And, from these different angles, a mono-disciplinary problem-solving approach leaves much undiscovered or, worse yet, leads to solutions that serve the narrow interests of the decider, but not the “decid-ee.” Clearly a richer approach is needed. After all, if these were easy problems they would have already been solved.

Last month, in an editorial to the New York Times, scholar Mark C. Taylor suggested that the university as we know it is obsolete–that siloed academic departments produce narrow scholarship and reproduce one-dimensional students. He suggested that graduate curricula, in particular, be restructured:

…like a web or complex adaptive network. Responsible teaching and scholarship must become cross-disciplinary and cross-cultural.

It would be far more effective to bring together people working on questions of religion, politics, history, economics, anthropology, sociology, literature, art…and philosophy to engage in comparative analysis of common problems.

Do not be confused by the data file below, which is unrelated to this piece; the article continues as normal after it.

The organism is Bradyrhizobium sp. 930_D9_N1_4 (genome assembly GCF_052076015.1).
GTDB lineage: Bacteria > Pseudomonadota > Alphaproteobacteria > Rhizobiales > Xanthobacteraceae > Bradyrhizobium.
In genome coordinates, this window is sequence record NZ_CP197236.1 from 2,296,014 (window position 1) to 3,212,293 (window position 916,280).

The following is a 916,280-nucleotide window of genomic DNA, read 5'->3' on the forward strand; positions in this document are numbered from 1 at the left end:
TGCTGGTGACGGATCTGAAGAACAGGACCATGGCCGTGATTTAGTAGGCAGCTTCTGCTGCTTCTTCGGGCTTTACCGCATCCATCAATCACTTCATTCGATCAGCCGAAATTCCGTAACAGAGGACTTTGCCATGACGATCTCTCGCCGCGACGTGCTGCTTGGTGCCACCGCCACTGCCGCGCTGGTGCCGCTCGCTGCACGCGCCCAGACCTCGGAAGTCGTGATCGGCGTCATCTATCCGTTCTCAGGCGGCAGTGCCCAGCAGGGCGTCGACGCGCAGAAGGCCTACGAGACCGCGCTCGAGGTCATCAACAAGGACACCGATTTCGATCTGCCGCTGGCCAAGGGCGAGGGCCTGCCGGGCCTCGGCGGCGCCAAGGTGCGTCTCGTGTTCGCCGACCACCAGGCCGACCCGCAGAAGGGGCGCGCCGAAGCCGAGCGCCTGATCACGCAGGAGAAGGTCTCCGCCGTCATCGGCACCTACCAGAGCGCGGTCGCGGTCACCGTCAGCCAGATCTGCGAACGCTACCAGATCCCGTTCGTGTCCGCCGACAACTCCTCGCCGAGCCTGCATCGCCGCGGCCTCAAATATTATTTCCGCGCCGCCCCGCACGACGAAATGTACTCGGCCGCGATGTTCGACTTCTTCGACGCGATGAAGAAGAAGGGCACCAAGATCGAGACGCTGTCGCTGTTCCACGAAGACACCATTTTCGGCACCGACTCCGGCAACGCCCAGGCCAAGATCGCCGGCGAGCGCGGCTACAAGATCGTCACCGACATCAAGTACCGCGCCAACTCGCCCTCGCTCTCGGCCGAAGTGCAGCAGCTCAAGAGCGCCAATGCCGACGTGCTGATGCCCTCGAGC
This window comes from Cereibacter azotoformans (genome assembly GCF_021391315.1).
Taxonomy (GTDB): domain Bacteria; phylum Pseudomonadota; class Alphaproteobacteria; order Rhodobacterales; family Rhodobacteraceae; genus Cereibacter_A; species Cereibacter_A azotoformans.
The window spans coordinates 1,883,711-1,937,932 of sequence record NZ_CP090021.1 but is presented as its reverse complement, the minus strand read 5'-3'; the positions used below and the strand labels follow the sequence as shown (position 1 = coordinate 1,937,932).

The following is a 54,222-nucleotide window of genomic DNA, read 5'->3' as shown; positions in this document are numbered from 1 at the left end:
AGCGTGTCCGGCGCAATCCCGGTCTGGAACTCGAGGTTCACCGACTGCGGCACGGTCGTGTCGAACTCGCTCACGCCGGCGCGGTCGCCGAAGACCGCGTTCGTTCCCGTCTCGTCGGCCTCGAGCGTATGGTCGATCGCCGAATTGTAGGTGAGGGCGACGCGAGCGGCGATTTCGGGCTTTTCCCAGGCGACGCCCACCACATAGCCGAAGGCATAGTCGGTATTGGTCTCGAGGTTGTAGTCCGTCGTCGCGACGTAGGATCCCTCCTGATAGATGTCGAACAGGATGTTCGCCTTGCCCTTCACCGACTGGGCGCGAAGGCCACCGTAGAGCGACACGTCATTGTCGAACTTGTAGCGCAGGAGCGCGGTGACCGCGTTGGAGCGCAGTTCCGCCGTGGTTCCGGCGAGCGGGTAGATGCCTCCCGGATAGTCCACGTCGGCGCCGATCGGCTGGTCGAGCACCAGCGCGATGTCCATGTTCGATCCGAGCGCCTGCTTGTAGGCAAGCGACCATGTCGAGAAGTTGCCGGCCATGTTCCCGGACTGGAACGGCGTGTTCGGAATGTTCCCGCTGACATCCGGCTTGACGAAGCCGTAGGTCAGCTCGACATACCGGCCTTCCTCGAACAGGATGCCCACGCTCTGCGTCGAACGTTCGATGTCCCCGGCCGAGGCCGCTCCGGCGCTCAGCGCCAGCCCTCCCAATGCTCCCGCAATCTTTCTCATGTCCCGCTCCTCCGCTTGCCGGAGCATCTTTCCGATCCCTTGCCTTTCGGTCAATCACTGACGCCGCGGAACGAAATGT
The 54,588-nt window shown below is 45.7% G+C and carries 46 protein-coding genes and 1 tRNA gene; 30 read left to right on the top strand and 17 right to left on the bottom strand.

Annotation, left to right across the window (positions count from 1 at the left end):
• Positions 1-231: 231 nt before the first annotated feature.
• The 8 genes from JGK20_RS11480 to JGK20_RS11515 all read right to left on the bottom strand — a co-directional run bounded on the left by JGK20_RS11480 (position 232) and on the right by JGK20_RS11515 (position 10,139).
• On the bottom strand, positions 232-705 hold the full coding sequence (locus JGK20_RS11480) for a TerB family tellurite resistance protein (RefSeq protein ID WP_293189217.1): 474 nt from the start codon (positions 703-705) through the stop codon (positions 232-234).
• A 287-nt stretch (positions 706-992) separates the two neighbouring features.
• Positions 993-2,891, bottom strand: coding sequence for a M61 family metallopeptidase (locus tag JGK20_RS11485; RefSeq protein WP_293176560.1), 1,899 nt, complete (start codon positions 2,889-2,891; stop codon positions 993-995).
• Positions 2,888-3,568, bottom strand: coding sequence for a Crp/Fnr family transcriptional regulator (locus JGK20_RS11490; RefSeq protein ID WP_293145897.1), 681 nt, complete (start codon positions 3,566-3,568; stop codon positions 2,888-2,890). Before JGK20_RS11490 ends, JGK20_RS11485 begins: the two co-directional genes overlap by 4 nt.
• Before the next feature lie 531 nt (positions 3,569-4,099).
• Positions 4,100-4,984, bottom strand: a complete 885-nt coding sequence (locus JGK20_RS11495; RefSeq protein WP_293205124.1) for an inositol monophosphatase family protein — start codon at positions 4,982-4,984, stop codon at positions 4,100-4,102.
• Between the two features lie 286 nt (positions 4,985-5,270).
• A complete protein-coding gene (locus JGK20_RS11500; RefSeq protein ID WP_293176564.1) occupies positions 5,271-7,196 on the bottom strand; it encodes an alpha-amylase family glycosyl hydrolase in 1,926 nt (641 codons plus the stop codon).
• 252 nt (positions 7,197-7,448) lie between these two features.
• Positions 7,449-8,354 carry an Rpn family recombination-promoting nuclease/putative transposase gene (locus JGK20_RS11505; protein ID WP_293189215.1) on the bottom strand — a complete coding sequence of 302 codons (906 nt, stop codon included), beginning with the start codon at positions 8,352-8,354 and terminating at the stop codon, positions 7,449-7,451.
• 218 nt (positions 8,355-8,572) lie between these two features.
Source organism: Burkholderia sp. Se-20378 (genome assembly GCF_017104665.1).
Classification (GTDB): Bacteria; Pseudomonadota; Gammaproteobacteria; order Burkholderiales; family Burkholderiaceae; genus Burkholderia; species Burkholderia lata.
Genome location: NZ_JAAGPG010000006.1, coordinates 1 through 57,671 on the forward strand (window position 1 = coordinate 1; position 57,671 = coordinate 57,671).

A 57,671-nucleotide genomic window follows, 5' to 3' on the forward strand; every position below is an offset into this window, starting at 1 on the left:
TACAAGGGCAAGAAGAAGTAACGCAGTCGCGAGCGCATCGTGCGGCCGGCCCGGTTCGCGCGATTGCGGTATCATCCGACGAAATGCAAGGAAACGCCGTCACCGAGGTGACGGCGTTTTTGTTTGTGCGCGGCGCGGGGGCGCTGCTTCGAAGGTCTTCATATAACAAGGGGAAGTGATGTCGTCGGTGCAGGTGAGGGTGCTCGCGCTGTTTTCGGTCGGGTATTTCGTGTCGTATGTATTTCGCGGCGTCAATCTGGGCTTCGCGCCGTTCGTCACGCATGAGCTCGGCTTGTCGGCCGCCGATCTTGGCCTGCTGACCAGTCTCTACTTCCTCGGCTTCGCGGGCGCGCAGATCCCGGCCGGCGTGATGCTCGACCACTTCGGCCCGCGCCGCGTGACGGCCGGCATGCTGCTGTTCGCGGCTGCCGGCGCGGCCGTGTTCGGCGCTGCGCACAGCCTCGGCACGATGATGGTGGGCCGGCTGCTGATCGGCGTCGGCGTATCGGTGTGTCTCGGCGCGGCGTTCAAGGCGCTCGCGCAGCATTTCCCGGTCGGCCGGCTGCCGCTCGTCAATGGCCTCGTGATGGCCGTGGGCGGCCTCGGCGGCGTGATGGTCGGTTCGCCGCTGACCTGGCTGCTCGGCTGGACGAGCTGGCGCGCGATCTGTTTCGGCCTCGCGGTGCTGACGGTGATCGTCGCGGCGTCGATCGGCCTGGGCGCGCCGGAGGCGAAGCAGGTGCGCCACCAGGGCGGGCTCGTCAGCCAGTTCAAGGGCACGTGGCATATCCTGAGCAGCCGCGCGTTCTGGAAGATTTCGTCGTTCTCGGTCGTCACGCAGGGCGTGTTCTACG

To this I say “Don’t forget music!” Other music majors in the room? I know there are at least a few more…. No?

If this is the educational wave of the future, I dare say that public affairs is on the leading edge. A multi-disciplinary conversation has been one of the real joys of my Humphrey degree. From the Jernberg lounge to Cowles Auditorium and beyond, I’ve been inspired and challenged over and over by the rich experiences of classmates, faculty, staff, and visiting scholars and public leaders.

So now we resume our regularly scheduled education–a course in practical wisdom and moral leadership in the world. Sorry to say there may not be credit available.

Armed with a quiver full of analytic arrows, we climb back up from the ivory-colored basement classrooms and out into the community, prepared to “both think and do” as Hill Fellow Reatha Clark King noted a few weeks ago. Many of us will find…[knock on wood]…positions of public influence. We’ll be planning cities of the future, leading smart investment in technology and energy infrastructure, managing a changing workforce, and stewarding public resources for the greatest social good. Positions full of weighty responsibility. Positions in which “research meets practice”.